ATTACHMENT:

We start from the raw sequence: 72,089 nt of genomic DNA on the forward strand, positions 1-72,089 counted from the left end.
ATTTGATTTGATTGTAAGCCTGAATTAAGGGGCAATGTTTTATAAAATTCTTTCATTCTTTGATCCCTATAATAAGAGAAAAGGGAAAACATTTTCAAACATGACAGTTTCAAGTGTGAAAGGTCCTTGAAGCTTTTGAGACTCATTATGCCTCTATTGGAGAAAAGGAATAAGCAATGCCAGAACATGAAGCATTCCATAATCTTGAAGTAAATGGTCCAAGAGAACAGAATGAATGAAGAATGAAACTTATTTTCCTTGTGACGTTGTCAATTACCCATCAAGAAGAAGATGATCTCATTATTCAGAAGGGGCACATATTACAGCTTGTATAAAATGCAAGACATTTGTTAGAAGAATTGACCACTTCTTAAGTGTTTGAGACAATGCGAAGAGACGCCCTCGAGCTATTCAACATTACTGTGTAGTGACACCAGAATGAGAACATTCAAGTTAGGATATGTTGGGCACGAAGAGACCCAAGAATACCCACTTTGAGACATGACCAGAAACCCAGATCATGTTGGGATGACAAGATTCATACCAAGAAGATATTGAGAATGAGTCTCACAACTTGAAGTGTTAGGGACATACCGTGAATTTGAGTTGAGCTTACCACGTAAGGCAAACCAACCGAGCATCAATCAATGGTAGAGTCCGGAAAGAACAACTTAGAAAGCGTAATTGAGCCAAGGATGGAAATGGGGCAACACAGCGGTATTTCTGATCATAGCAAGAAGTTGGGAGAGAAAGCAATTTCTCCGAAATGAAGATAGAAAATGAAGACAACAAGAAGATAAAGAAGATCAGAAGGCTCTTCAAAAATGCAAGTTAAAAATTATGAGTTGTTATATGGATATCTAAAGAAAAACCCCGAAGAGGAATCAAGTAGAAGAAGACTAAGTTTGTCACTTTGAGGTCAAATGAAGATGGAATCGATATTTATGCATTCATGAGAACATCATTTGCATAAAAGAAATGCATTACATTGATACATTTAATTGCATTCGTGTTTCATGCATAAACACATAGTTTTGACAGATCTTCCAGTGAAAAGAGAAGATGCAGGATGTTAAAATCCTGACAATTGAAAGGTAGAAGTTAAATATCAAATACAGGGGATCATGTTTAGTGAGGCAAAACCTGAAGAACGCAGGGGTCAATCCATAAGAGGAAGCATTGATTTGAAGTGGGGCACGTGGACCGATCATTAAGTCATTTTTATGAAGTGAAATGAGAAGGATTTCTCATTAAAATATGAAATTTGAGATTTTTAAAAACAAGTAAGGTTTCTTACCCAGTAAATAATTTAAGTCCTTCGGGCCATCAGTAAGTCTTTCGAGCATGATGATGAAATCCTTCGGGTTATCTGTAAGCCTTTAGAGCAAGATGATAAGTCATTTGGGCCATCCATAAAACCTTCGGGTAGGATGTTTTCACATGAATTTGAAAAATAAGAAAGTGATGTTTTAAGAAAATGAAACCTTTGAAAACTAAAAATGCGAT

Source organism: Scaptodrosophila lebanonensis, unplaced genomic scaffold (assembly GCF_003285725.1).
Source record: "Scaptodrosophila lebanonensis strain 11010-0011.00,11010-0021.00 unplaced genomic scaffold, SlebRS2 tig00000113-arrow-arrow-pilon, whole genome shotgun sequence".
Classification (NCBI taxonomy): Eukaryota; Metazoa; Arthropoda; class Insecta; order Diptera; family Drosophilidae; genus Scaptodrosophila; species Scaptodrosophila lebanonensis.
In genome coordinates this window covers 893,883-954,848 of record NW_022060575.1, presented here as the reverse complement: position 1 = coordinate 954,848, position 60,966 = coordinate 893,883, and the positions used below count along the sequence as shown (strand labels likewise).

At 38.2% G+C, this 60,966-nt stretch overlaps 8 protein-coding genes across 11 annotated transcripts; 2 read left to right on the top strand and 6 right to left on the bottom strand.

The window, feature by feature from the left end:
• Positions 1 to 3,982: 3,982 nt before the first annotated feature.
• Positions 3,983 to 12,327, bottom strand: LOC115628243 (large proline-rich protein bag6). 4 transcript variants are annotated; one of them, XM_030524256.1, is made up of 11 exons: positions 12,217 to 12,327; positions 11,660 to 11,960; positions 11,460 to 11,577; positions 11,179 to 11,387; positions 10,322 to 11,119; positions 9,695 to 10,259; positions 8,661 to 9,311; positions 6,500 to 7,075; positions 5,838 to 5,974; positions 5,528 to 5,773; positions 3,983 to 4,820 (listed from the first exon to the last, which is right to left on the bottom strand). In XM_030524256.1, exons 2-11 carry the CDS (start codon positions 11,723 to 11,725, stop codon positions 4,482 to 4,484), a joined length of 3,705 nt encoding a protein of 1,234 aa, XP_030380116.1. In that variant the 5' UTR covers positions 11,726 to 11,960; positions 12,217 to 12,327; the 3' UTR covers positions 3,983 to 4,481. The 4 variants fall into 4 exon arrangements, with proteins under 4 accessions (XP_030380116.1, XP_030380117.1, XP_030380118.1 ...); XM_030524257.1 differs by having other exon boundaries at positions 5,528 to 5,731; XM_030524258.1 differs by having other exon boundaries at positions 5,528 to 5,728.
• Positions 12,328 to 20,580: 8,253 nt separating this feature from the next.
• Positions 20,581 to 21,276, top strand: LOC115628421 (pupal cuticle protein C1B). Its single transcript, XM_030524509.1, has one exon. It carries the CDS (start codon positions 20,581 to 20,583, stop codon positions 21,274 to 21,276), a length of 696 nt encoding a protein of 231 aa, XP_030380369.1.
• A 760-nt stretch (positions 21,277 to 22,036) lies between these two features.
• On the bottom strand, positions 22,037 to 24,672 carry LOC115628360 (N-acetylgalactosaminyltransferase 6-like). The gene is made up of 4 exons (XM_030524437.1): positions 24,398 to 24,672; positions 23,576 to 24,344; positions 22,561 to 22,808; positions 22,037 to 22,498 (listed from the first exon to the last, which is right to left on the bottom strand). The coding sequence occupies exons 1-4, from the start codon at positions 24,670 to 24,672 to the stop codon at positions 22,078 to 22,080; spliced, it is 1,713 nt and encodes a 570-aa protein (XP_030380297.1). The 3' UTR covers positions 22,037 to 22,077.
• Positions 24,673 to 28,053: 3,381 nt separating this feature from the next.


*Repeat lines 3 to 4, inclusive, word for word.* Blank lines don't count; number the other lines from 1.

Source organism: Scaptodrosophila lebanonensis, unplaced genomic scaffold (assembly GCF_003285725.1).
Source record: "Scaptodrosophila lebanonensis strain 11010-0011.00,11010-0021.00 unplaced genomic scaffold, SlebRS2 tig00000113-arrow-arrow-pilon, whole genome shotgun sequence".